We continuously forget the silence from which design should flow, and that it is so much bigger than we and our projects are: “…this special silence that was concerned with all of the world” (Ibidem, p. 139). In fact, we can only envision the positive, uttered side of things and actions. This puts us in a condition of subalternity to the current “urban civilization,” if we want to keep Bradbury’s metaphor going, which only can design to dominate.
Therefore, coming to this issue of the Journal of Biourbanism, I wonder: can agro-tourism really support the rurality of Nigeria against the noisy expansion of the city that comes with sewage, services, and drug consumption? Are we really protecting and bettering our cities when we try to patch them with our forestry, biourbanism, and biophilic design? Are our protests against the monstruosity of Amazon urbanism making a substantial difference?
In brief, we need uttered words, explained political alternatives, and well-illustrated projects. However, these come to light as signs of a system of measurement and control, “nature made audible in its estrangement” (Adorno & Horkheimer, 2002, p. 31), “equivalence” that “makes dissimilar things comparable” (Ibidem, p. 4). This is all fuel for the thanatic, unstoppable dialectic that twists every resistance strategies into its all-devouring counter-strategy. Words and actions establish moments of truth. Yet, immediately after, they become interface and a point of leverage for the stupidity of power, which is one reason Christopher Alexander fought against the concept of planning and design his entire life. This caveat is especially valid for those who look for a way out into the forest: “Nature, in being presented by society’s control mechanism as the healing antithesis of society, is itself absorbed into that incurable society and sold off” (Ibidem, 2002, p. 119).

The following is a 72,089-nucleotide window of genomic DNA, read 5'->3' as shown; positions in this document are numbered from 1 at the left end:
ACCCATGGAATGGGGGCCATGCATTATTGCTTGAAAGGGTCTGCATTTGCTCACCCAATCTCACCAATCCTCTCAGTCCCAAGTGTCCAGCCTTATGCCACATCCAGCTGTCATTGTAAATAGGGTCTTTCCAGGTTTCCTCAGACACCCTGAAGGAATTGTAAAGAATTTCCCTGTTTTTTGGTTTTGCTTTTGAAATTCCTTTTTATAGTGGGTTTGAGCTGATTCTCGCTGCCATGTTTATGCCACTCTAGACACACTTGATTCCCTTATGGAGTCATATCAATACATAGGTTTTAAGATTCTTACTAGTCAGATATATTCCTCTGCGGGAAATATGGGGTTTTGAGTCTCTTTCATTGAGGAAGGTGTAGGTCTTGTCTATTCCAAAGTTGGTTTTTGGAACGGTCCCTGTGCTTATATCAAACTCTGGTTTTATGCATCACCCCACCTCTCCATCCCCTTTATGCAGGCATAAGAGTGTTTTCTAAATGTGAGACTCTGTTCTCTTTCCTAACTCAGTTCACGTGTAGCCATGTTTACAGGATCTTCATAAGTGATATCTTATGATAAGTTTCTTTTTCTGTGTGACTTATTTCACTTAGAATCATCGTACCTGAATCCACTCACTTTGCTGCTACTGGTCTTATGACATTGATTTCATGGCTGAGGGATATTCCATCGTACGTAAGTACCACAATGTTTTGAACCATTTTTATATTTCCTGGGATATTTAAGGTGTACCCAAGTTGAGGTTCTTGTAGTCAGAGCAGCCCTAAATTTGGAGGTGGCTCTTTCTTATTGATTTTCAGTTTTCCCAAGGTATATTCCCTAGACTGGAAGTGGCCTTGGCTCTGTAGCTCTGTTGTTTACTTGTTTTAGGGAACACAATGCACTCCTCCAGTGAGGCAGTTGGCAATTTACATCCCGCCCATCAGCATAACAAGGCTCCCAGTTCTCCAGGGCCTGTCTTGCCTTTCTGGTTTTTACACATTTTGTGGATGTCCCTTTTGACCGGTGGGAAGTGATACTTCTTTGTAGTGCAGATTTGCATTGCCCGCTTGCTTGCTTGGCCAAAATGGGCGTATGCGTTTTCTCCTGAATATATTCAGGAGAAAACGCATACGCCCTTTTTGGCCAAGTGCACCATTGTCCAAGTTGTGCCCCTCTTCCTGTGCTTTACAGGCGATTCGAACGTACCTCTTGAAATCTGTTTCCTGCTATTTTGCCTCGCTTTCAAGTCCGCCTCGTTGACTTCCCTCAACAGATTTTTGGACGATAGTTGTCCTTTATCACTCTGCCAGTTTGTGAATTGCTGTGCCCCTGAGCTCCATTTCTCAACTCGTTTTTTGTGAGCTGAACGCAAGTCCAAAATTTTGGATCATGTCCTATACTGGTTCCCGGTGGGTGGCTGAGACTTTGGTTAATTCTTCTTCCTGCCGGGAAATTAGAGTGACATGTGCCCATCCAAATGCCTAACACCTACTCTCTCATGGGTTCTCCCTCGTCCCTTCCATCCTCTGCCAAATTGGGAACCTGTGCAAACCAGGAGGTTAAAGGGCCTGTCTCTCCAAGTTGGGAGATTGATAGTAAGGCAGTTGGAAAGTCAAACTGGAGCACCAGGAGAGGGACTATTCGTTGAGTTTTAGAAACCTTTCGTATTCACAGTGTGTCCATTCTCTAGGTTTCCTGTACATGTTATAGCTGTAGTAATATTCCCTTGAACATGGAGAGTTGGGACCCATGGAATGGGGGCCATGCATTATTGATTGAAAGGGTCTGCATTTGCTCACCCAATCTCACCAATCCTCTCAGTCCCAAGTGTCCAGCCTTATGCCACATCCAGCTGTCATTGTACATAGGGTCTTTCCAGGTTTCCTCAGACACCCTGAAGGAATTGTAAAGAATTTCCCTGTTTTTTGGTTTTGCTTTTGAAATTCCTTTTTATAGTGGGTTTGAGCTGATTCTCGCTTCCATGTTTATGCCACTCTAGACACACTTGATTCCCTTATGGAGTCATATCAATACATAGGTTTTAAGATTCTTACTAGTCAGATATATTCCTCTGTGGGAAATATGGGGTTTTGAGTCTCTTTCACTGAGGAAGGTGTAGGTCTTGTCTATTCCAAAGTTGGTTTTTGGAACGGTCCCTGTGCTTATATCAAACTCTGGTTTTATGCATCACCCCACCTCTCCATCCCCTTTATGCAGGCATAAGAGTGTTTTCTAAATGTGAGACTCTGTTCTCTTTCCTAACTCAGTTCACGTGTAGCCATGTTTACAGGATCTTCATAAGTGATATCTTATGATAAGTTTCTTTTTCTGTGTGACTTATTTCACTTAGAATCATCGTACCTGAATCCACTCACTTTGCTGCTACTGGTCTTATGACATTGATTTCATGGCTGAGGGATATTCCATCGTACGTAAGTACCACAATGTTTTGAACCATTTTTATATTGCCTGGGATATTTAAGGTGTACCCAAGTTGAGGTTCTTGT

My question is about the ever-growing environment of radiant ideas we inhabit. This imaginary environment has been built by systematically exterminating any trace of darkness and woods, and it is the model of our deaf material urban civilization of consumption and utilitarianism, which frantically flies from the encounter with death and, hence, life.
Enlightenment’s mythic terror springs from a horror of myth. It detects myth not only in semantically unclarified concepts and words, as linguistic criticism imagines, but in any human utterance which has no place in the functional context of self-preservation (Ibidem, p. 22).
We will be unable to leave behind the dead city if we do not get rid of the word that is hollowed to become domination. We will not succeed in reentering the woods without renovating our own, common intentionality. We need to act and design not with words nor silence—trying to let biourbanism be a politics of murmur.
Adorno, T. W., & Horkheimer, M. (2002). Dialectic of Enlightenment: Philosophical fragments. (Trans. E. Jephcott). Stanford: Stanford University Press.
Bradbury, R. (1953). Farhenheit 451. New York: Ballantine Books.
Original painting by Anca Mihaela Negrii (2019). Courtesy of Sara Bissen and Stefano Serafini.
Serafini, S. (2029). Editor’s Note. Journal of Biourbanism, 8(1/2019), 9−10.